ENGINE 2.3-litre four-cylinder S14B23 from E30 M3, polished and balanced S14B23 crankshaft with 84mm stroke, #ARP-2000 main studs, ARP block girdle, H-profile con rods with ARP 2000 bolts, CP Carrillo 94.5mm pistons, 9.0:1 compression ratio, HD piston pins, #Athena cut-ring head gasket, M52B28 piston oil squirters, modified DTM-style oil pump, 39mm Supertech Teflon-coated intake valves, 33mm #Supertech Inconel exhaust valves, S50B32 valve buckets, uprated PPF valve springs, custom PPF 283/283 11mm/11mm camshaft, adjustable camshaft pulleys, BMW S50B32 chain tensioner, engine blueprinted, 7.0-litre sump with VAC Motorsport oil pan baffle, custom T321 steel turbo exhaust manifold, aluminium intake, #Precision-6466-DBB-Gen-2-V-Band .82 AR turbo, Precision 46mm wastegate, PPF 50mm blow-off valve, 130mm BMC Twin Cone filter, 600x300x100mm tube and fin intercooler, three-inch intercooler piping, Samco connectors, 3.5-inch exhaust with single Simons silencer and exhaust tip exiting from sill, #Mocal oil cooler, Griffin aluminium radiator, Goodridge hoses and connectors, Jaz 45-litre fuel cell, 2x Bosch 044 fuel pumps, Nuke Performance Y-splitter, fuel filter, fuel rail, FPR and Vacuum Station, 4x Bosch motorsport 2200cc fuel injectors, #Goodridge PTFE AN08 feed, Goodridge PTFE AN06 return, Flex Fuel sensor (not connected), E85 fuel used, VEMS ECU, 2x EGT, Lambda, fast air temperature sensor, turbo back pressure logged, custom cam sensor, MAC four port boost control valve, Bosch XR4CS spark plugs, VAG coils, Moroso spark plug wires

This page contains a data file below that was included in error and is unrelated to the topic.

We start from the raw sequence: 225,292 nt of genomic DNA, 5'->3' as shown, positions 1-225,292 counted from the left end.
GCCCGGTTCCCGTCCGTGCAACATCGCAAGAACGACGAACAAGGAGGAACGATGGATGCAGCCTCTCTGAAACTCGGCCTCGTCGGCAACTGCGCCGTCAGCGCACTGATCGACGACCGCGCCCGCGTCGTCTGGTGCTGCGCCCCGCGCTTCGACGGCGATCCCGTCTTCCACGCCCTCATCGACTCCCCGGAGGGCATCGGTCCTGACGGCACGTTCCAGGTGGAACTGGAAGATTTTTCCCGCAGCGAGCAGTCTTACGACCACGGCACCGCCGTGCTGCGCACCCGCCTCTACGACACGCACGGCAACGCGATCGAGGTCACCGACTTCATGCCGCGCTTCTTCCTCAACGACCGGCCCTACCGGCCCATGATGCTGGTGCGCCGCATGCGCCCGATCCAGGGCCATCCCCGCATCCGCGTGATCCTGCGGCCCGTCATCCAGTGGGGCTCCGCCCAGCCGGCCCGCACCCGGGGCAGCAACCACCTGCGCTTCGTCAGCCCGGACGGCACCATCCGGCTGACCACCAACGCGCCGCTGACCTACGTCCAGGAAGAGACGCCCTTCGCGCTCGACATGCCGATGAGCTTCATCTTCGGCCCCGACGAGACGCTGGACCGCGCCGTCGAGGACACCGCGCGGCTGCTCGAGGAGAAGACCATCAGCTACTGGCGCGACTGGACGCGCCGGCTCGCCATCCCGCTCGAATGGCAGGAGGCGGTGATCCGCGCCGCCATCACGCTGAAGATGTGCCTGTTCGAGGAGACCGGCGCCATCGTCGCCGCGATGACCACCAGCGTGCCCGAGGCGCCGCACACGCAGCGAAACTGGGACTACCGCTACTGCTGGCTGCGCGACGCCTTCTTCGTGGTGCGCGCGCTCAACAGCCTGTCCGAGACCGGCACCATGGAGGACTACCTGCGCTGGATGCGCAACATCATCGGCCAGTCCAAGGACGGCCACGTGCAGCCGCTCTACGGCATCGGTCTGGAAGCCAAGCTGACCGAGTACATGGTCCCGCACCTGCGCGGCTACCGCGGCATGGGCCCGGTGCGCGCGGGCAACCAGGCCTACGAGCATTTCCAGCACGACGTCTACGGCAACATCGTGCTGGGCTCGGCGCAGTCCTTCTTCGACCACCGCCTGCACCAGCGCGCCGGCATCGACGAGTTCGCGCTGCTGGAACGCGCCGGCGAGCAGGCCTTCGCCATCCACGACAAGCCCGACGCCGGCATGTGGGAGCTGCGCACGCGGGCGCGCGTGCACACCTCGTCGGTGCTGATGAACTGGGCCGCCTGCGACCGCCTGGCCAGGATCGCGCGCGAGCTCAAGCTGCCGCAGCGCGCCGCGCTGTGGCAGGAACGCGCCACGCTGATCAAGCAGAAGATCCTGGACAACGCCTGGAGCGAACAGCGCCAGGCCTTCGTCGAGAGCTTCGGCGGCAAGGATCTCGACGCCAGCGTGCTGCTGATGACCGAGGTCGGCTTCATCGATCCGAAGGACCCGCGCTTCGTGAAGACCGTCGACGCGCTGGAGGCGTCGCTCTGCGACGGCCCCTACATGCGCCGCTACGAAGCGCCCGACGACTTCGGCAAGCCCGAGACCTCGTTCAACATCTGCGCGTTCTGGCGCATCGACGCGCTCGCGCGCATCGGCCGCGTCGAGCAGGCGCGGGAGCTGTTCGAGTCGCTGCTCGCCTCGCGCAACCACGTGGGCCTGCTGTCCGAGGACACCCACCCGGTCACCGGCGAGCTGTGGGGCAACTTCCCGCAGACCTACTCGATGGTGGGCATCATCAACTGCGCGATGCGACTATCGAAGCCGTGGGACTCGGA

POWER AND TORQUE 912hp (2bar) @ 7500rpm. 685lb ft of torque (2bar) @ 6600rpm

    TRANSMISSION E60 530d six-speed gearbox, PPF 6kg chromoly flywheel, Sachs 811lb ft motorsport clutch, DriveteQ custom propshaft, #Hardeman-Motorsport E28 M535i 201mm diff with 30º/45º ramp angles and 75% locking, custom driveshafts, uprated CV joints